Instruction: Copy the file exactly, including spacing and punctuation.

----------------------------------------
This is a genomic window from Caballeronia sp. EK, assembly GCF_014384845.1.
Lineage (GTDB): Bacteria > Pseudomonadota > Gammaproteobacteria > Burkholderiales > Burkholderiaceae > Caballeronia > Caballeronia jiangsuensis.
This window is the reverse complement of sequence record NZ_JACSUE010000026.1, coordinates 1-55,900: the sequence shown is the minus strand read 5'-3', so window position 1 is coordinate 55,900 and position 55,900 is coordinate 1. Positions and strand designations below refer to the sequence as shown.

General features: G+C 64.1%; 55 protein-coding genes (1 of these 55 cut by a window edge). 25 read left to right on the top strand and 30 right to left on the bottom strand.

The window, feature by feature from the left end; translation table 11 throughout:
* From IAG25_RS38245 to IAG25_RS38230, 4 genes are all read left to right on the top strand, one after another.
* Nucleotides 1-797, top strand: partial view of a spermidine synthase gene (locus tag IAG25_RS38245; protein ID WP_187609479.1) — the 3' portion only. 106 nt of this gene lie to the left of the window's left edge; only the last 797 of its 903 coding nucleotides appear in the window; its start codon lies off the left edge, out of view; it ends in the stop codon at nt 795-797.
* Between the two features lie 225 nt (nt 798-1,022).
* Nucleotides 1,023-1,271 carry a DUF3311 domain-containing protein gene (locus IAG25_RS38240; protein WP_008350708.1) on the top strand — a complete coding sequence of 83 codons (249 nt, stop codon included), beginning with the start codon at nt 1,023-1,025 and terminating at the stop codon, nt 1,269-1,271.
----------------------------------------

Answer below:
This is a genomic window from Caballeronia sp. EK, assembly GCF_014384845.1.
Lineage (GTDB): Bacteria > Pseudomonadota > Gammaproteobacteria > Burkholderiales > Burkholderiaceae > Caballeronia > Caballeronia jiangsuensis.
This window is the reverse complement of sequence record NZ_JACSUE010000026.1, coordinates 1-55,900: the sequence shown is the minus strand read 5'-3', so window position 1 is coordinate 55,900 and position 55,900 is coordinate 1. Positions and strand designations below refer to the sequence as shown.

General features: G+C 64.1%; 55 protein-coding genes (1 of these 55 cut by a window edge). 25 read left to right on the top strand and 30 right to left on the bottom strand.

The window, feature by feature from the left end; translation table 11 throughout:
* From IAG25_RS38245 to IAG25_RS38230, 4 genes are all read left to right on the top strand, one after another.
* Nucleotides 1-797, top strand: partial view of a spermidine synthase gene (locus tag IAG25_RS38245; protein ID WP_187609479.1) — the 3' portion only. 106 nt of this gene lie to the left of the window's left edge; only the last 797 of its 903 coding nucleotides appear in the window; its start codon lies off the left edge, out of view; it ends in the stop codon at nt 795-797.
* Between the two features lie 225 nt (nt 798-1,022).
* Nucleotides 1,023-1,271 carry a DUF3311 domain-containing protein gene (locus IAG25_RS38240; protein WP_008350708.1) on the top strand — a complete coding sequence of 83 codons (249 nt, stop codon included), beginning with the start codon at nt 1,023-1,025 and terminating at the stop codon, nt 1,269-1,271.